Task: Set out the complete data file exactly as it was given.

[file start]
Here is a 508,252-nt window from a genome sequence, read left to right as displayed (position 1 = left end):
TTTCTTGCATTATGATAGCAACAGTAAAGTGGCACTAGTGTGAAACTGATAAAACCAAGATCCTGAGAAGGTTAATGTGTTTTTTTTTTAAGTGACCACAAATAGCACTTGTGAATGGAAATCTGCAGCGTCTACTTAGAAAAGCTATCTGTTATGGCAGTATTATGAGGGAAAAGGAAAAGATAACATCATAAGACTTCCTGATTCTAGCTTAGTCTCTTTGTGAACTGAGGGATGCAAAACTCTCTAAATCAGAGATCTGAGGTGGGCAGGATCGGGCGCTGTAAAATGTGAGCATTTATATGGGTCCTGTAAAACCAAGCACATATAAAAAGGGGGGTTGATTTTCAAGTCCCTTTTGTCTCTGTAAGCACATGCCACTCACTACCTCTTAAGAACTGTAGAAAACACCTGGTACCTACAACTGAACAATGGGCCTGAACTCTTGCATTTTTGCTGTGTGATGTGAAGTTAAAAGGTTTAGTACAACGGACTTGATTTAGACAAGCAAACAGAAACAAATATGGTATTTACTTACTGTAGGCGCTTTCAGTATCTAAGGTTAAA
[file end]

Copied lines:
Here is a 508,252-nt window from a genome sequence, read left to right as displayed (position 1 = left end):
TTTCTTGCATTATGATAGCAACAGTAAAGTGGCACTAGTGTGAAACTGATAAAACCAAGATCCTGAGAAGGTTAATGTGTTTTTTTTTTAAGTGACCACAAATAGCACTTGTGAATGGAAATCTGCAGCGTCTACTTAGAAAAGCTATCTGTTATGGCAGTATTATGAGGGAAAAGGAAAAGATAACATCATAAGACTTCCTGATTCTAGCTTAGTCTCTTTGTGAACTGAGGGATGCAAAACTCTCTAAATCAGAGATCTGAGGTGGGCAGGATCGGGCGCTGTAAAATGTGAGCATTTATATGGGTCCTGTAAAACCAAGCACATATAAAAAGGGGGGTTGATTTTCAAGTCCCTTTTGTCTCTGTAAGCACATGCCACTCACTACCTCTTAAGAACTGTAGAAAACACCTGGTACCTACAACTGAACAATGGGCCTGAACTCTTGCATTTTTGCTGTGTGATGTGAAGTTAAAAGGTTTAGTACAACGGACTTGATTTAGACAAGCAAACAGAAACAAATATGGTATTTACTTACTGTAGGCGCTTTCAGTATCTAAGGTTAAA